After the Changing of the Guard ceremony, the soldiers marched back outside playing music. At this point, we had crossed the street so we could follow them down the road and back to the barracks or guard’s house. It was kind of magical and totally felt like something out of a movie. I actually wanted to leave my group and dust off my old piccolo to join them as they marched through the streets. We followed them all the way to the end until they went inside their gates to finish the ceremony. As it was finishing, a little old man named Peter walked up to us and talked about his days as a British soldier and Royal Guard. It was the perfect way to end the afternoon.
Today was a sad yet exciting day. It was sad because it was our last day in London – which I had quickly came to love and adore. Because it was our last day in London, my friends and I wanted to squeeze in as many activities as we could so we could explore all that we wanted to. We’re all obsessed with the Royal Family and since we had already seen Buckingham Palace, we knew we had to visit Kensington Palace and the Gardens, so that was the first stop of the day.
Walking through the gardens – an actual garden and a neighborhood where all of the ambassadors and other very important people live – was absolutely amazing. Each house, if you can even call it that, looked like a miniature palace, with the flag or crest of its homeland displayed outside. As we approached the park, we could see the backside of the palace, wondering if William, Kate and Prince George could see us. We made it to one of the main entrances, the sun shining down on us, and we noticed a lot of people sitting in the park, jogging through the park and playing with their kids – very mundane, every-day types of things. Yet here we were in awe that we were standing on Royal ground, with Royalty (very possibly) within our vicinity.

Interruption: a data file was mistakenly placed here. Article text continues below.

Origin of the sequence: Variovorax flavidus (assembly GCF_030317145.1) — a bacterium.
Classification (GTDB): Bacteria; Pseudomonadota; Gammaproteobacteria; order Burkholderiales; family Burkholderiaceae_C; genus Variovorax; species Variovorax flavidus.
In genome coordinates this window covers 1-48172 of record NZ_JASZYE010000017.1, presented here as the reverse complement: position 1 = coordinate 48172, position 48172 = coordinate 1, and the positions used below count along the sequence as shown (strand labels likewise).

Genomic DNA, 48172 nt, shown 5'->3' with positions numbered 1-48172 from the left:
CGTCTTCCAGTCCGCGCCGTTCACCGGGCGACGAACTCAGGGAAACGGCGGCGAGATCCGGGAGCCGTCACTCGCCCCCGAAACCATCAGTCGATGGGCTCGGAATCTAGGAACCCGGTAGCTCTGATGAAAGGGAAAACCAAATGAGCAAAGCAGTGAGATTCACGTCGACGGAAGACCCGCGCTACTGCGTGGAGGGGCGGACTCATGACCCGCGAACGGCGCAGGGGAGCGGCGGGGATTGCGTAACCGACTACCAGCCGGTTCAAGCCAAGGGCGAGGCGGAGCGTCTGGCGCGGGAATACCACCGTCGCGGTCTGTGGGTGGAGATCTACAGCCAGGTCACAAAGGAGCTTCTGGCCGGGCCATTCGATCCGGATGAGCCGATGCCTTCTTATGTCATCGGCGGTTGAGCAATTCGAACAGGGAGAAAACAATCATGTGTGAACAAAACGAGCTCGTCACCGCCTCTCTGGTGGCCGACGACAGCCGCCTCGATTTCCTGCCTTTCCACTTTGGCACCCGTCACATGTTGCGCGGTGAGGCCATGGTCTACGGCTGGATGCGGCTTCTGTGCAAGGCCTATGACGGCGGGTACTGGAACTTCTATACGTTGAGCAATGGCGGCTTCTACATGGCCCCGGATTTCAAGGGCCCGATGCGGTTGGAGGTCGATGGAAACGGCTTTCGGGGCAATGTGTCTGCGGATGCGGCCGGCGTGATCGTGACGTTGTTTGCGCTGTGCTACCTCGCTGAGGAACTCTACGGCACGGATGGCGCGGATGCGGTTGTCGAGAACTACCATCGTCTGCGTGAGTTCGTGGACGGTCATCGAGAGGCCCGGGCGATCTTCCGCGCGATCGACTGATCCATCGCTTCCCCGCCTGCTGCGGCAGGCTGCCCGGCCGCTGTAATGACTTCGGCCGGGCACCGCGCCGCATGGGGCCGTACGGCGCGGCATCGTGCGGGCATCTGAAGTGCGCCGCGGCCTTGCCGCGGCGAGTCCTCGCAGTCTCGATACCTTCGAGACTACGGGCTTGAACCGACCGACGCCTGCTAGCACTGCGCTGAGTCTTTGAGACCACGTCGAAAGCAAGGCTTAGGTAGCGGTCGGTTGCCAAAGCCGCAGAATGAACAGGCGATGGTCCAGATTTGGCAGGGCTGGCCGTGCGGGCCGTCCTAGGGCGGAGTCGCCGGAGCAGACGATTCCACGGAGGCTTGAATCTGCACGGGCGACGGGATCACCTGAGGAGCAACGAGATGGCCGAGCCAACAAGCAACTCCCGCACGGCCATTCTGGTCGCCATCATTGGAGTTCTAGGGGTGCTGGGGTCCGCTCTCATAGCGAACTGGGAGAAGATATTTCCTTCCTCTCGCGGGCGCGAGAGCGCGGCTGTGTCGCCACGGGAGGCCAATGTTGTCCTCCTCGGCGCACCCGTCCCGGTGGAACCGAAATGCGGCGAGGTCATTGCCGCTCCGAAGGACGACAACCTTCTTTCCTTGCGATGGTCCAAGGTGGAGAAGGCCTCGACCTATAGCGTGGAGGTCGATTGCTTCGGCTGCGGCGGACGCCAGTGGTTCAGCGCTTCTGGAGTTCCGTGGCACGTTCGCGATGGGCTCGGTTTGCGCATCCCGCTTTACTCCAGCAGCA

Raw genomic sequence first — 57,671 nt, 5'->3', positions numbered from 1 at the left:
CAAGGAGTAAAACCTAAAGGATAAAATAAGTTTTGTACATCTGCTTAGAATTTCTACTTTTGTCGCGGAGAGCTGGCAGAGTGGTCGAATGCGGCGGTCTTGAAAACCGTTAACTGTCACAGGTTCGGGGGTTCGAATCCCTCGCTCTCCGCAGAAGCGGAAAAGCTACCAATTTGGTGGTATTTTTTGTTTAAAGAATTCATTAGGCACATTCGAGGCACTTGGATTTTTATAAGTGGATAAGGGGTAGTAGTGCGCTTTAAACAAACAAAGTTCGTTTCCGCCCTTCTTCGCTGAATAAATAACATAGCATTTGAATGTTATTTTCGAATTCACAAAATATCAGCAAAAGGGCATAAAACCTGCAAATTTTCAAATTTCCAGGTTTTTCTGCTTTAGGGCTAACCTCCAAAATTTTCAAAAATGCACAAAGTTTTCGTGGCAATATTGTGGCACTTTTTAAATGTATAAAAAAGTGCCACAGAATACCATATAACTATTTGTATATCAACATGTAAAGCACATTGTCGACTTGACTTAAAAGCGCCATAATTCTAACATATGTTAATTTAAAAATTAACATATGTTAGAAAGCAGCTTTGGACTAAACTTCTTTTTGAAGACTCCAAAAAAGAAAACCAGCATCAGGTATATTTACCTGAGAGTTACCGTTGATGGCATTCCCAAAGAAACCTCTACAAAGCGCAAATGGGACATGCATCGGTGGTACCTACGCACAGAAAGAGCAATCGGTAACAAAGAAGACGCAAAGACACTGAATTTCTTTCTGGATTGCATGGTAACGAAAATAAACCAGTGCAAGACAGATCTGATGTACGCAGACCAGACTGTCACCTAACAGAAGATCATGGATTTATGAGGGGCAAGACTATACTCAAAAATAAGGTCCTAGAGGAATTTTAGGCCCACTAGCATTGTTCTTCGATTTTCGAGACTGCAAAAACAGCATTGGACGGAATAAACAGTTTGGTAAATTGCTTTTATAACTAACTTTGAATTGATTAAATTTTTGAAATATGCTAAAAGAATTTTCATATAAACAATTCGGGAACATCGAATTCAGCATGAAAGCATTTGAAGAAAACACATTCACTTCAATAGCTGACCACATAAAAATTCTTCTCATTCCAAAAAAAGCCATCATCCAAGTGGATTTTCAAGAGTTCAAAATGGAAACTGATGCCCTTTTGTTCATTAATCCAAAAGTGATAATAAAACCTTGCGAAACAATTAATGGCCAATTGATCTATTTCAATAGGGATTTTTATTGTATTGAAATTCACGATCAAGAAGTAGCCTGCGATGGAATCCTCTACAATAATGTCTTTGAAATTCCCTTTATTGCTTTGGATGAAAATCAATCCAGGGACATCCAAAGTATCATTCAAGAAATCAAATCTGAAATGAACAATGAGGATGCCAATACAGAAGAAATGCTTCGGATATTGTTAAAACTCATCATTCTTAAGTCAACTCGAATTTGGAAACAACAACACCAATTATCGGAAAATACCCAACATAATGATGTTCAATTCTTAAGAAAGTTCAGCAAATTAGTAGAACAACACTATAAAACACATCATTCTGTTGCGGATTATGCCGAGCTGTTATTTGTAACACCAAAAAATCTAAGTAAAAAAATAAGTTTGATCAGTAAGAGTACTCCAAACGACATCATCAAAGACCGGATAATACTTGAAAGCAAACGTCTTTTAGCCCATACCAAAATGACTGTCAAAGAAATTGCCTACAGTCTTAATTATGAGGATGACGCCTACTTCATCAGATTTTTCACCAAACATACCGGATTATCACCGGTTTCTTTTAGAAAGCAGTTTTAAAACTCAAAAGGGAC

The garden itself was beautiful with a lot of grass, trees and flowers, and the fluffy white clouds and yellow sun just made everything better. We stopped into the gift shop for some royal garb and treats and walked around to the front of the palace, wishing William or Kate would come out to greet us. While we were there, we kept wondering what it would be like to be them; having their home and yard open to the public. While I would much enjoy all of the perks of being a Royal, I don’t think I would like any of the negative aspects like paparazzi and having random strangers walking through my property. So I am much more appreciative of what all of the Royal Family’s roles are as public figures and how difficult their lives must be sometimes.
London Day 4: Wherever the Road Takes You
When I arrived in London, there was so much I wanted to do that I couldn’t even pinpoint exactly what I wanted to do and when. So when we had free time to explore I was wide-eyed with confusion and anxiety, not knowing what I should do, knowing this might be the only time I’ll get to visit the beautiful city – though I really would absolutely LOVE to live here. I tried to take advantage of the free time we had – while desperately wishing for more – and battled through exhaustion to explore the city.
Today, after our visit to the Bloomberg offices, we had the rest of the day for free time, and my friends and I had a plan. After walking through the Kensington Palace Gardens, British Museum, Kings Cross, and the British Library in search of food and fun, we all ended up at Regent’s Park and it was b-e-a-utiful! There was a pond, or maybe it was a lake, full of little mallard ducks, swans and other aquatic birds that seemed to be unique to England. They were very friendly birds as children and adults alike fed them pieces of bread or whatever food they had. Big willow trees lined the opposite side of the lake, reminding of my childhood vacation home in Deep Creek (which we sadly had to sell last year). Tiny little daisies spotted the bright green grass, as the British version of our dandelions. The sun was getting to set, and it peeked from behind the trees shining its bright light on the park, making for the perfect way to end a busy day. I wanted to just sit in the peaceful park with my friends and enjoy a relaxing evening in the grass.